This is the 24th post in a series of Nikon D850 tests. The series starts here.
The D850 has what is touted to be improved accuracy of its focus information indicator. That’s the group of three symbols, two arrows and a meatball, at the bottom left of the optical viewfinder (OVF). If you have a Nikon lens, if one of the arrows is lit up, you turn the top of the focusing ring in the direction that the arrow is pointing, until both arrows go out and all you see is the dot/circle/meatball. The focus confirmation indicator uses the same phase detection mechanism used by the phase-detection autofocus (PDAF) system.
I set up the camera as in the previous post, put a Nikon 200 mm f/2 VR I lens on it and aimed it at this target:
I made a series of 32 exposures using the live view contrast detection autofocus system, triggering the camera with a Nikon intervalometer.
Then I put the camera in OVF mode, focused until I got a meatball, switched to liveview, waited a few seconds, tripped the shutter with the Nikon remote release, switched back to OVF, checked for the presence of the meatball, and repeated.
I unpacked all the images (but didn’t demosaic them) using dcraw in document mode. Then, using MTF Mapper and Matlab, I measured the MTF50 in cycles per picture height, of a horizontal edge to the right of the zone plate in the target.
Here’s what I got, for the red raw channel:
I’ve plotted the results from the use of focus confirmation on the left, and the ones from using CDAF on the right. The green line is the best sharpness found in the test in the preceding post, which used a combination of manual focusing and the D850’s Focus Shift Shooting feature. The light blue line is the average, or mean, of all the captures. The dark blue line is the worst, and the yellow line is the best. You can see that in both the CDAF and focus confirmation cases, that the too-large step size of the Focus Shift Shooting feature caused it to miss focusing distances that the other two approaches found.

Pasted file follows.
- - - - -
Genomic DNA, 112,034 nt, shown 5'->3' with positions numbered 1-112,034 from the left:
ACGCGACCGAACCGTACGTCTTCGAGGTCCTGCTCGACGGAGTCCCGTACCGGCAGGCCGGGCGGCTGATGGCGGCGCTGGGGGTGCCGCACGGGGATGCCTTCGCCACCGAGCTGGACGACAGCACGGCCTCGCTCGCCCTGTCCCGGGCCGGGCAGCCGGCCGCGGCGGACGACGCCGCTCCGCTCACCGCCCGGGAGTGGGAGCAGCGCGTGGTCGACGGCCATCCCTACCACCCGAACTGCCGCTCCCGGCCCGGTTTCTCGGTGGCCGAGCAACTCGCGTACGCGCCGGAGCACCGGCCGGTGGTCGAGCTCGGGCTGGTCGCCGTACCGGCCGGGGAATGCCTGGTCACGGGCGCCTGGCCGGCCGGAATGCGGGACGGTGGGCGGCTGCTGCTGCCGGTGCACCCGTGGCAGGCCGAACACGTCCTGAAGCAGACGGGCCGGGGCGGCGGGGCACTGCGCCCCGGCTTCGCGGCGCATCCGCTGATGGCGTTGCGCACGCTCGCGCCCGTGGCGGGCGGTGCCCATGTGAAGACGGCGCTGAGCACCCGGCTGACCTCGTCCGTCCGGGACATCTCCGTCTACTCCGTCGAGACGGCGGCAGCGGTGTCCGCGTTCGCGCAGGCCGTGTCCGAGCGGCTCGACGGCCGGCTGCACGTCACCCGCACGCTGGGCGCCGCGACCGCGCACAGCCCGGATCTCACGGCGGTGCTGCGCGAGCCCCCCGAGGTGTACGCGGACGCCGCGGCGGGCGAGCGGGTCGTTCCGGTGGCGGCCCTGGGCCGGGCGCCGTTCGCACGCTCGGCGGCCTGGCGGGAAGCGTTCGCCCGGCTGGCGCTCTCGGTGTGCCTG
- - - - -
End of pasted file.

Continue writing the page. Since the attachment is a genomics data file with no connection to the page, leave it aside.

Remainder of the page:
The gray line is the average plus the standard deviation (aka sigma) and the red one is the average minus the standard deviation. If the data were Gaussian, about two thirds of the values would lie between those two lines.
Here are the results for the other two channels:
Since the Nikon 200 mm f/2 has such low longitudinal chromatic aberration (LoCA), the three sets of curves aren’t much different from one another.
You can see that the CDAF and the Focus Shift Shooting both provide more accurate and more consistent ways of focusing than focus confirmation.